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Number of Pages: 592
Vendor: B&H Books
Publication Date: 2001
|Dimensions: 9 X 6 (inches)|
It's Still Greek to Me: An Easy-to-Understand Guide to Intermediate GreekDavid Alan BlackBaker Books / 1998 / Trade Paperback$23.004 Stars Out Of 5 1 Reviews
The New Testament: Its Background and Message, 2nd EditionThomas Lea, David Alan BlackB&H Books / 2003 / Trade Paperback$23.49 Retail:5 Stars Out Of 5 1 Reviews
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The editors of this book contend that one of the world's best-known and most influential bodies of literature is one of the least understood. This is due both to the proliferation of modern hermeneutical approaches and to the lack of understanding of the historical backgrounds of the New Testament. In their sequel to their earlier work, New Testament Criticism and Interpretation, Black and Dockery present essays on current issues and methods with the purpose of enhancing New Testament interpretation, teaching, and preaching, and providing a useful means of learning what the New Testament is all about.
David S. Dockery is President and Professor of Christian Studies, Union University. He has written and contributed to many articles and books and is the founding editor of the Criswell Theological Review. He and his family currently reside in Jackson, Tennessee.
David Alan Black currently serves as Professor of New Testament and Greek at Southeastern Baptist Theological Seminary in Wake Forest, North Carolina. He has written or edited over 100 essays and 14 books, including Learn to Read New Testament Greek. He and his wife and sons live on a ranch near Oxford, North Carolina.
Jimmy ReaganWest Union, OHAge: 35-44Gender: male5 Stars Out Of 5Helpful Resource!April 14, 2017Jimmy ReaganWest Union, OHAge: 35-44Gender: maleQuality: 5Value: 5Meets Expectations: 5Heres a collection of 22 essays on issues involved in New Testament interpretation. This collection boasts a host of highly-respected scholars including Peter Davids, David Dockery, Darrell Bock, Grant Osborne, George Guthrie, Craig Blomberg, Robert Stein, Gary Burge, John Polhill, Thomas Schreiner, and several others. I view this book as a superb secondary text on New Testament hermeneutics. Keep this book nearby to your chosen hermeneutics textbook and you will find the extra help that you need.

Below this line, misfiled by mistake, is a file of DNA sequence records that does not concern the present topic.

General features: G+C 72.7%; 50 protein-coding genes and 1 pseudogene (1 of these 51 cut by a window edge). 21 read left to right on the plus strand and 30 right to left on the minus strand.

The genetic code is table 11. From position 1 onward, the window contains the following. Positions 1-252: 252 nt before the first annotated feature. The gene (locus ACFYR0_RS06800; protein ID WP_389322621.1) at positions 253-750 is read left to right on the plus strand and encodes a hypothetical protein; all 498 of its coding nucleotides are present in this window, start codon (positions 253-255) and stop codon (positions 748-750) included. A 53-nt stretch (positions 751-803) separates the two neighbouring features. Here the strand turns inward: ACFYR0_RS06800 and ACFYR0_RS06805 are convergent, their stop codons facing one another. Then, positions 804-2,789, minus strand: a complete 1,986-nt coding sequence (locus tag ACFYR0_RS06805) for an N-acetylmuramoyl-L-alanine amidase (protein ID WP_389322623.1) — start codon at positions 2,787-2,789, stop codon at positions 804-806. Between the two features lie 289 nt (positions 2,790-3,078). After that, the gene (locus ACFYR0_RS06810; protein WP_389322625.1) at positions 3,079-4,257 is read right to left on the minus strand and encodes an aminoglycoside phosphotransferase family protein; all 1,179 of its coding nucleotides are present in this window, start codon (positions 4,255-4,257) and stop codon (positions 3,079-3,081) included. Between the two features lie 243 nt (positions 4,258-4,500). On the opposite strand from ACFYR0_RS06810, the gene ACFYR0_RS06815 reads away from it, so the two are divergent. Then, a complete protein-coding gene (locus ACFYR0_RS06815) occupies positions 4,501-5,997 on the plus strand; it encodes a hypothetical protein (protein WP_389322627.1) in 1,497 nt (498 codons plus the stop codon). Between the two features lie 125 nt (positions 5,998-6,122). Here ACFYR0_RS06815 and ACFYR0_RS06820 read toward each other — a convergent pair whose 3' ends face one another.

Part one is an introduction that contains the first two essays. The first one on authority, hermeneutics, and criticism by Peter Davids is quite provocative. Though I cannot agree with every statement he made, I couldnt help being instructed by what he shared. The second chapter provides a fine historical survey of New Testament interpretation.
Part two contains essays 3-8 covering the basic methods in New Testament interpretation. All told, textual, source, form, redaction, literary, and sociological criticism are all covered in turn. Though I am skeptical of the value several of these critical methods, I find these essays outstanding in explaining what each of these criticisms are. Whether we agree or not, these critical methods play such a part in the modern scholarly world that we must at least grasp what they mean. Though these authors may find more value here than I do, they still write in a conservative vein.
Part three is the largest section and contains essays 9-22. Highlights include an explanation of the use of the Old Testament in the New Testament and another chapter on discourse analysis. Beginning in essay 13 several of the following chapters cover the literary genres of the Scripture. To my mind, these are some of the most difficult elements of hermeneutics and are a place where we can use help. I appreciated the final essay on New Testament interpretation and preaching by Richard Wells that reminds us that the task of interpretation is to lead us to the sermon.
Again, I feel this book quite valuable to have in your hermeneutic library. As I said before, I do not see it as a first choice for a hermeneutics textbook, but as an outstanding aid for extra reading in areas we find difficult to understand. Its refreshing to have a conservative resource for such help. I think you ought to check out this book.
I received this book free from the publisher. I was not required to write a positive review. The opinions I have expressed are my own. I am disclosing this in accordance with the Federal Trade Commissions 16 CFR, Part 255.